In recent days, millions of high-school students across China have been furiously dialing telephone hotlines or gathering with family members around the home computer in a nail-biter of a ritual, not unlike that of waiting for a winning lottery number.
In this case, the number is the score for what is generally considered the single most important test any Chinese citizen can take — the gaokao (高考), or college entrance examination. High school seniors took the test over two to three days early last month. Now, the tests have been graded, the numbers tabulated and the results released, region-by-region. In the final step, college selections are being made in a process that stretches from late last month into this month.
“When the results came out on June 23, it happened to be my 18th birthday,” said Yang Taoyuan, who lives with his parents in Kunming, Yunnan Province. “We had a family get-together on that day, and everybody was there when we called over to a hotline to find out about my scores.”
In a country where education is so highly prized, the score that one earns at the end of high school is believed to set the course of one’s life. The score determines not just whether a young person will attend a Chinese university, but also which one — a selection that, many Chinese say, has a crucial bearing on career prospects.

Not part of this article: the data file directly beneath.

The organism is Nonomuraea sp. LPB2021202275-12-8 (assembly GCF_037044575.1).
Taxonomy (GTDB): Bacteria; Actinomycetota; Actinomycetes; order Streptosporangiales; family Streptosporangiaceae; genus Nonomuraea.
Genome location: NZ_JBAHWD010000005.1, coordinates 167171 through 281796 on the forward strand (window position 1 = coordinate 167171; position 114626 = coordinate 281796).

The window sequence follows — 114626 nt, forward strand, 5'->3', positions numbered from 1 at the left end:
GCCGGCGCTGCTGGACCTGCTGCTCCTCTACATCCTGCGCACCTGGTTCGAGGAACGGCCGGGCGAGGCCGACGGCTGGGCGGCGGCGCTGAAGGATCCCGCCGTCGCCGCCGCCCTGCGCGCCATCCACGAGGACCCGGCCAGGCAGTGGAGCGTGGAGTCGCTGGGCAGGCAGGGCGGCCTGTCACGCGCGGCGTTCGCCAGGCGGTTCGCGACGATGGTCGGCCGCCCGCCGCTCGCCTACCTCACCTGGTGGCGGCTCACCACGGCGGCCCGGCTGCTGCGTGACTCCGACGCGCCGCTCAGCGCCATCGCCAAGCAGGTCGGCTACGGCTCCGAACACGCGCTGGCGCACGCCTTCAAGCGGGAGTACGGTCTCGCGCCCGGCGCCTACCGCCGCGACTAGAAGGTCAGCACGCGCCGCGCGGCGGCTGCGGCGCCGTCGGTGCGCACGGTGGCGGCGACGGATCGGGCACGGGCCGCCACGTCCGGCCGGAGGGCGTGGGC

However, debate appears to have grown more heated lately over the value of the gaokao. Critics say the exam promotes the kind of rote learning that is endemic to education in China and that stifles creativity. It leads to enormous psychological strain on students, especially in their final year of high school. In various ways, the system favors students from large cities and well-off families, even though it was designed to create a level playing field among all Chinese students.
Last month, a 12-minute television segment railing against the exam, presented by Zhong Shan, a well-known talk show host in Hunan Province, gained popularity on the Web and became a focal point for fury against the gaokao in particular, and the Chinese educational system in general. Also widespread on the Internet were photographs taken in a Hubei Province classroom of students hooked up to intravenous drips of amino acids while cramming for the exam.
Perhaps most shocking to the public was the story of Liu Qing, a student from Xian, Shaanxi Province, whose family and teachers hid from her for two months the fact that her father had died, so as not to upset her before the exam. Liu, according to Chinese news media reports, did not hear the news about her father until after she had completed the test.
“We Chinese are indeed the most intelligent people in the world,” Zhong said near the end of his widely broadcast show. “Is there no way at all we can avoid having the younger generation, the future of our nation, grow up in such a fearful, desperate and cruel atmosphere?”
Standardized testing is common throughout the world, and students and parents in nations like the US, Britain and France also complain loudly about the weight that admissions committees at universities place on such tests. However, the university admissions process in those countries is still considered much more flexible than that in Asian nations. The emphasis on entrance exams in China, South Korea and Japan induces widespread fear and frustration, leading to an increasing number of parents from elite families to look for an alternative to taking the gaokao, like sending their children to schools abroad.